Just Fluff.

Don't knock it.

Don’t knock it.

Weekend With Zealots

The Family Lee traveled south to witness the First Holy Communion of the most pious 8-year-old boy on the planet. Sweet Alex is a rare child who hugs without reservation or restraint, adorably recites all words to all prayers, and answers every “I love you” with “I love you… MORE!” Who hath wrought Pious Boy? Why, the Zealots, of course! My darling (Zealot) sister and her lovely husband (Uncle Kabobs) put on an impressive, Catholic show down there in Suwanee, GA. Pious Alex and his Saintly Sister, Kensley will yes ma’am you silly and can put all of the Commandments into the proper order. And on Saturday, the Family Lee, along with Teeny Twin Grandmas, Pop Pop, and Atheist Uncle Patrick filed into pews to resurrect our Catholic faith.

All of us, save my husband who was raised in the Taiwanese-Christian tradition of obey-your-self-sacrificing-parents, were baptized and catechized in the beat-my-breast-and-call-me-sinner style. It’s been a few years since I’ve been to a proper Catholic mass, but all of the prayers and responsorial phrases were as easy to finish as The Pledge of Allegiance. Their repetition through the entirety of my youth has kept them tucked away in brain junk drawers that hold childhood phone numbers and all of lyrics to Babe. (There might even be some Calculus under the piles of old boyfriend peccadillos, too.) But there I was, sit-stand-kneeling with the Faithful, and listening with my Episcopalian-prejudiced ears to the Message: if you are not Holy, you cannot be Happy.

Go ahead, try to get this song out of your head now.

Go ahead, try to get this song out of your head now.

Little girls in teeny wedding dresses and little boys suited up like miniature bankers were reminded that they would be wearing similar outfits when they returned to the altar for the grown up sacrament of marriage. And they were instructed to arrive as unsullied as they are now, at the tender age of eight. The priest generously offered another path: the convent and priesthood are also delightful options should these tiny treasures heed The Call. But I kept thinking that the Message of the Day was that Uncle Patrick, still single, and gleefully sullying up his life, certainly is not, cannot, be Happy.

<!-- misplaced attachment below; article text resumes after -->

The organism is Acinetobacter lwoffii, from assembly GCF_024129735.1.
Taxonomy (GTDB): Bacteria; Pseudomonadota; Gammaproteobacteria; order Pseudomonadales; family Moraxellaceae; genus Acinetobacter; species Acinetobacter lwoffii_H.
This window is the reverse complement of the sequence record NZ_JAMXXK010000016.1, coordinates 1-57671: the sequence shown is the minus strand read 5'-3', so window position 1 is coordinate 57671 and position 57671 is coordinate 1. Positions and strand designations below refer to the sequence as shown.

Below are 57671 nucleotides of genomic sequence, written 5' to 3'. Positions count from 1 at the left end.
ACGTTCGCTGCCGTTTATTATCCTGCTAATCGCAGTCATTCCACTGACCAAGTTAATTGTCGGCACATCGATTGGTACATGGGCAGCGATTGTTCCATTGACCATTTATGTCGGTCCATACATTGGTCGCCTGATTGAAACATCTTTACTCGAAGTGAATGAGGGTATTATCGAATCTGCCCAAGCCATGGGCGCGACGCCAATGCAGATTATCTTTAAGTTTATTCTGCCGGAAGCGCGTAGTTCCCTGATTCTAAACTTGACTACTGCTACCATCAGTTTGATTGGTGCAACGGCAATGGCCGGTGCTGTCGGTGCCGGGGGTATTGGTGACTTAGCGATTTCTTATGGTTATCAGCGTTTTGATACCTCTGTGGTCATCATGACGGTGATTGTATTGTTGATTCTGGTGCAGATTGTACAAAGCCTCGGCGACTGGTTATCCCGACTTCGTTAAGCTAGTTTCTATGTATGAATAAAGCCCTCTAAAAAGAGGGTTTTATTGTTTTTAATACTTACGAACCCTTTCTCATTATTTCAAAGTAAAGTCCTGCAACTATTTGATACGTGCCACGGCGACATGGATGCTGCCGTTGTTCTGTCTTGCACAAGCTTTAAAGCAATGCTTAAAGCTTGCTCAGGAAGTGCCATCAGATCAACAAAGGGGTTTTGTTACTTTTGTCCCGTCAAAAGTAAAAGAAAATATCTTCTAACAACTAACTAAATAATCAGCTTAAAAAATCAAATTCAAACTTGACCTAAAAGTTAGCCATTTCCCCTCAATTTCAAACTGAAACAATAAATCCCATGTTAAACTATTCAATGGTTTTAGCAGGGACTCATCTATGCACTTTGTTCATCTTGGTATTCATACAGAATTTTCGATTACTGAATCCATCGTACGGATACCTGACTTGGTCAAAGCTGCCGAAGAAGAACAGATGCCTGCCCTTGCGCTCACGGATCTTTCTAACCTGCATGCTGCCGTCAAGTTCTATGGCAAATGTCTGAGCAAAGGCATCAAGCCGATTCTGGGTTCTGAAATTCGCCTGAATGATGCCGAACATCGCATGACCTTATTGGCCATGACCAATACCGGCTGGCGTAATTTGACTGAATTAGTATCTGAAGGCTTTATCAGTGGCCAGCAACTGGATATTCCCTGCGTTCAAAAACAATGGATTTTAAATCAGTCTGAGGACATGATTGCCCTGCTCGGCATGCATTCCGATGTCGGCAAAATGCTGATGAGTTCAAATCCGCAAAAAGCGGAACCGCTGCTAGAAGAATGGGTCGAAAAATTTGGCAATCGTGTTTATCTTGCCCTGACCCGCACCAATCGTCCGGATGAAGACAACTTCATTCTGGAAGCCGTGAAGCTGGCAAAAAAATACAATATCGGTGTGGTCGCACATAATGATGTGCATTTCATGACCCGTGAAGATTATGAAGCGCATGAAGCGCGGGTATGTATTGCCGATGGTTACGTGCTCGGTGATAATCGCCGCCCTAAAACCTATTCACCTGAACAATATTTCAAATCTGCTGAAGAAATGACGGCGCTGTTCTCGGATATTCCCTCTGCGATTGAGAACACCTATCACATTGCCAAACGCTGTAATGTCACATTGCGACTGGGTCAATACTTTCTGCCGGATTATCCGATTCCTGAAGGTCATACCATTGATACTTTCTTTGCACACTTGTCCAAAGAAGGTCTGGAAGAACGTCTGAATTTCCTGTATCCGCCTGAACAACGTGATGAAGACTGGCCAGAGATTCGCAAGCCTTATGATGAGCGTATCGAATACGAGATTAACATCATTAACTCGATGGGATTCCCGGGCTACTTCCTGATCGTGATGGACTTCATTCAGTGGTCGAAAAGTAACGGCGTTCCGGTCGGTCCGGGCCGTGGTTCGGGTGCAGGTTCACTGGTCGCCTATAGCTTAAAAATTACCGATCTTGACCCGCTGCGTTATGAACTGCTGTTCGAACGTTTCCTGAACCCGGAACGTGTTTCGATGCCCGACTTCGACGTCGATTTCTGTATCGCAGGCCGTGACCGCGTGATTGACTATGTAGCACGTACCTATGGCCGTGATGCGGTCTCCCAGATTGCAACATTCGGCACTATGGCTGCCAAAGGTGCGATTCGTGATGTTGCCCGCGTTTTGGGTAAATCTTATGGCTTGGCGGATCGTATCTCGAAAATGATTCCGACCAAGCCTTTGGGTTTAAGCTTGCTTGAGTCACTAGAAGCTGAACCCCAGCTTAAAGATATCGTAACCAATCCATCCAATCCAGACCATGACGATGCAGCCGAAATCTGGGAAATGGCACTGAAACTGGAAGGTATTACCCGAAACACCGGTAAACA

It’s also possible that I got it all wrong. Maybe the Catholic Church doesn’t trouble itself with the sinning shenanigans of Atheist Uncle Patricks. Maybe the sermon was merely a wagging finger at the miserable wretches who would find happiness if only they’d jump on the Holy Train (neither helpful nor kind, in my opinion). In any case, I got the same queasy feeling similar sermons elicited in my youth. Even if I did my homework and emptied the dishwasher without provocation, I was still inherently bad. Catholics really take this original sin stuff to their self-flagellating hearts.

However, what I really admired about the whole, heavy-handed production was its refusal to be politically correct or to dilute its message for a modern audience. Telling 8-year-olds to remain pure and virginal to their wedding day, or (gasp) forever, may be naïve and old-fashioned (or weird)… but it’s not a bad message. And in a crazy, sexed-up world, Catholics have the parental easy button on this issue. Are they wrong? Any tipsy reprisal of first-times amongst trusted girlfriends would tilt the argument slightly to their favor. And though it won’t hold much weight in the back seat of the Jeep a decade from now, at least hearing an unwavering message during the formative years might prevent a few judgment slips, or at the very least, delay the inevitable, gleeful defilement of the family car.

I’ve got to hand it to Zealot Family. They’re no grocery store Catholics, picking and choosing which rules to follow, and which to ignore. They’re fulfilling obligations and sending up prayers and tithing and do-gooding more often than the Stockton Family makes trips to the package store. And when Pious Alex took the Sacrament, we were all a bit teary. Because Paige and Bob are raising him entirely within the Faith, it was a proud moment for him, one he took seriously with prayer hands and no fidgeting. We were honored to witness it, and possibly a little inspired to reclaim a bit of that innocence and purity the white robed guy was on and on about. And as I looked down the pew at the row of Sinning Stocktons in a collective countdown to cocktail hour, we were all beaming at this beatific boy. We might not be Holy. But are we happy? You bet.

Sweet faced pious boy, who loves everyone MORE...

Sweet faced pious boy, who loves everyone MORE…